Two couples who have given tirelessly of their time, talent and resources to West Virginia University were honored today (Nov. 15) in the state of Pennsylvania on National Philanthropy Day.
The Eastern Pennsylvania Chapter of the Association of Fundraising Professionals recognized Hank and Joanne Barnette of Bethlehem, Pennsylvania, during a breakfast held in East Texas, Pennsylvania, while Ben and Jo Statler of McMurray, Pennsylvania, were honored as outstanding philanthropists at a luncheon hosted by the Western Pennsylvania Chapter in Pittsburgh.
“What a most deserving honor for these couples who mean so much to West Virginia University,” said Cindi Roth, WVU Foundation president and CEO. “Pennsylvania is a large state, and to have some of WVU’s most generous benefactors recognized on the same day in two separate areas of the Commonwealth is remarkable. It speaks volumes to the breadth and depth of their philanthropy.”
WVU President Gordon Gee said of the honorees, “Mr. and Mrs. Barnette's spirit of philanthropy extends far beyond the Lehigh Valley. They have a special connection to their alma mater. Most recently, the Barnettes donated their 10-acre family farm outside Morgantown to the University. We will use the property to develop single-family housing to support the recruitment and retention of faculty and staff, while celebrating the property’s heritage and historical purpose. Ben and Jo Statler are a living representation of selflessness and generosity. Their dedication showcases the immense impact private philanthropy can have.”
The Barnettes’ impact spans a wide spectrum at the University including the creation of four scholarships helping dozens of students, a professorship in political science, and an endowment at the WVU Libraries. Their recent donation of family real estate will help house future WVU faculty, and their gifts have established a board of governors’ room at the WVU Erickson Alumni Center and a board room at Blaney House, home of the WVU president.
The Barnettes’ philanthropic spirit is reflected in membership in the WVU Foundation’s Woodburn Circle Society, the highest donor recognition level at the University, as well as the Irvin Stewart Society, the recognition group for those who have left WVU in their estate plans. Both are members of the Alumni Association’s Old Gold Club.
In 2014, Hank and Joanne were recognized by the Foundation with its Outstanding Volunteer Philanthropists award.
Hank Barnette is a 1956 graduate of WVU, and in 1962, earned his juris doctorate degree from Yale Law School. He spent 33 years working for Bethlehem Steel including serving as president and CEO from 1992-2000.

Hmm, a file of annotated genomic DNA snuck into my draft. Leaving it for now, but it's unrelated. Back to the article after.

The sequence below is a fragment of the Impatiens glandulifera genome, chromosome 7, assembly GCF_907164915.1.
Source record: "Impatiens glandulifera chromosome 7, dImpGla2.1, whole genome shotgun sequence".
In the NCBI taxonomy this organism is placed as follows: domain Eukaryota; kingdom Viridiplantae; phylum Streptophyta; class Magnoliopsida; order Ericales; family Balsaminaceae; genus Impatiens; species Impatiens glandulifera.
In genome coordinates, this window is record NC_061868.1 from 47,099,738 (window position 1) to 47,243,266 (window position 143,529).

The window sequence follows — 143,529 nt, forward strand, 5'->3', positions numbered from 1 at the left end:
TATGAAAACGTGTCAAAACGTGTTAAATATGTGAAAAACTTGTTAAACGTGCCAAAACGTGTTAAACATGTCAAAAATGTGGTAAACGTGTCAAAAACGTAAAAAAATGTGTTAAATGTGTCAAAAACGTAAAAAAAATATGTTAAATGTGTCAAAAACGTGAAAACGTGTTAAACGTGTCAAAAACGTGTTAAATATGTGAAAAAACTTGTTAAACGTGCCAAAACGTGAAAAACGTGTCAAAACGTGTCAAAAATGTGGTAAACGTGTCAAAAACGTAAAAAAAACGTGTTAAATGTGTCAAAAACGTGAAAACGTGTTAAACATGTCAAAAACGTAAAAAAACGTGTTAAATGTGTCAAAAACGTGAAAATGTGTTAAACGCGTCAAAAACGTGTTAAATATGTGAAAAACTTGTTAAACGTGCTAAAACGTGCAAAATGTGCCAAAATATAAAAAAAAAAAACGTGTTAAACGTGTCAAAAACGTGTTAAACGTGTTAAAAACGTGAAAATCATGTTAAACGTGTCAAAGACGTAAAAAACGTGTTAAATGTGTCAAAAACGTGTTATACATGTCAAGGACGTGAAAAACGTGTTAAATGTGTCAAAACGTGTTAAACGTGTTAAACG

Hank has given a lifetime of service to his alma mater providing leadership on numerous governing and advisory boards, including chairman of the WVU Board of Governors, now chairman emeritus, and chairman of the WVU Foundation Board of Directors, now director emeritus.
He has been honored with induction into the WVU Academy of Distinguished Alumni and West Virginia Business Hall of Fame, and elected to the Order of Vandalia, the University’s highest honor for service to WVU. Hank was named Most Loyal Alumni Mountaineer, and in 2013, was awarded the Student Affairs Outstanding Achievement Award.
Like the Barnettes, the Statlers have shown remarkable generosity and leadership.
The direct impact of their lifetime of support to WVU is nearly $60 million, making the Statlers WVU’s largest benefactors. In recognition of their support, the College of Engineering and Mineral Resources was renamed the Benjamin M. Statler College of Engineering and Mineral Resources in 2012.
Over the years, the Statlers have supported many WVU initiatives including the comprehensive breast cancer program at WVU's Cancer Institute; the new Erickson Alumni Center building; the Basketball Practice Facility and other Athletics capital improvements.
Ben, a 1973 graduate, is a member of WVU Board of Governors and a former member of the WVU Foundation Board of Directors. A minority owner of the NFL’s Pittsburgh Steelers, he joined Consolidation Coal in 1969, retiring as senior vice president of mining for CONSOL Energy in 1999. He then formed his own mining consulting company.
Jo, a 2017 WVU graduate, has been a strong supporter of her community and the University. She helped launch Bonnie’s Bus at WVU which provides digital mammography services to women in remote areas of West Virginia. The bus is named after her mother, Bonnie Wells Wilson, who died of breast cancer. Since 2009, Bonnie’s Bus has provided more than 17,900 mammograms and detected at least 80 cases of breast cancer.
The Statlers have received numerous honors, including Most Loyal West Virginians, the WVU Foundation's Outstanding Philanthropists Award and the Milan Puskar Award.
Nevin, WVU Foundation